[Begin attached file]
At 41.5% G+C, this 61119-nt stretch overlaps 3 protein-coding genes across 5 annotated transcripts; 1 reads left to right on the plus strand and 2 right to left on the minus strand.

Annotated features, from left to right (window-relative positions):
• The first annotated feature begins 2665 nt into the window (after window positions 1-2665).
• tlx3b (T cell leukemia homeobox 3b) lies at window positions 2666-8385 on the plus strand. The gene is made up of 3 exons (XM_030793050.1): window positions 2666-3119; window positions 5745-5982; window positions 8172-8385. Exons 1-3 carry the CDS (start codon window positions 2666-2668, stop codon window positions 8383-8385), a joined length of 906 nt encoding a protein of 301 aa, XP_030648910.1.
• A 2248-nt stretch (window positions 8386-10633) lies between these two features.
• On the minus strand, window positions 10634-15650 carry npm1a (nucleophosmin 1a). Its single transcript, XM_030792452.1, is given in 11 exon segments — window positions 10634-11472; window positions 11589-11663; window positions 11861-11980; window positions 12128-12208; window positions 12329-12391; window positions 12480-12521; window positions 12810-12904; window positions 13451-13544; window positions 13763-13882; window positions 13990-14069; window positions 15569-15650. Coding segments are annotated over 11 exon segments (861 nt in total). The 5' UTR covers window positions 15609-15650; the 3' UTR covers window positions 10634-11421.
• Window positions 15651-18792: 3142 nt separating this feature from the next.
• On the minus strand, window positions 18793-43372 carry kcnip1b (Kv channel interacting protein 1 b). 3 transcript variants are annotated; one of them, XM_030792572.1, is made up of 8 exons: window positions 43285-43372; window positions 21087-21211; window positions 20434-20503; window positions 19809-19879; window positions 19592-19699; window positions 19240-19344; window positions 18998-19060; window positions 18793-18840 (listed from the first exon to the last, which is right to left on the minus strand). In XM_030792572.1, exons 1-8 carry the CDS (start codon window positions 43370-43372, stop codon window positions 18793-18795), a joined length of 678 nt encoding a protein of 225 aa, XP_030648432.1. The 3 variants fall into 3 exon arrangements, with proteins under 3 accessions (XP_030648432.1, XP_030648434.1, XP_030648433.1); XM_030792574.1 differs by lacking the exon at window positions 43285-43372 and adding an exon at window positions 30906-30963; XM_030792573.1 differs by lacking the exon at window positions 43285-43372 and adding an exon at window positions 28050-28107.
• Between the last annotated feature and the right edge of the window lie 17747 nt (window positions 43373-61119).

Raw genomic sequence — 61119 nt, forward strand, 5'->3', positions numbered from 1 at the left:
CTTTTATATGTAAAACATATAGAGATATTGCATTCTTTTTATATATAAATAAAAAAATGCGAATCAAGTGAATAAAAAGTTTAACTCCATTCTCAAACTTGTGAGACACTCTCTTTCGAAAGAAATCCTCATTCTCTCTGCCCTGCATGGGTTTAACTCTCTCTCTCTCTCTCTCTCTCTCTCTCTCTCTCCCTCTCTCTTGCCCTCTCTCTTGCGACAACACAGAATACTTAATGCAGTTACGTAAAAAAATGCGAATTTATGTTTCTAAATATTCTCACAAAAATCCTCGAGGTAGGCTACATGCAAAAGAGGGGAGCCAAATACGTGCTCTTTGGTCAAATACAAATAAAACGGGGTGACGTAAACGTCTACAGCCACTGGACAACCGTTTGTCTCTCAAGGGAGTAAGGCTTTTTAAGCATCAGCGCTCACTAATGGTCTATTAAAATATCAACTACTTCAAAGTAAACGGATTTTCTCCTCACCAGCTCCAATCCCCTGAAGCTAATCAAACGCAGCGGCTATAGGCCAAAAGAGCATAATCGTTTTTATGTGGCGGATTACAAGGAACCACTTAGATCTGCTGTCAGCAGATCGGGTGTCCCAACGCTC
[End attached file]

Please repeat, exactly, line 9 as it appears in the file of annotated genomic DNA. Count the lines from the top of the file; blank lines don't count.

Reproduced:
• Between the last annotated feature and the right edge of the window lie 17747 nt (window positions 43373-61119).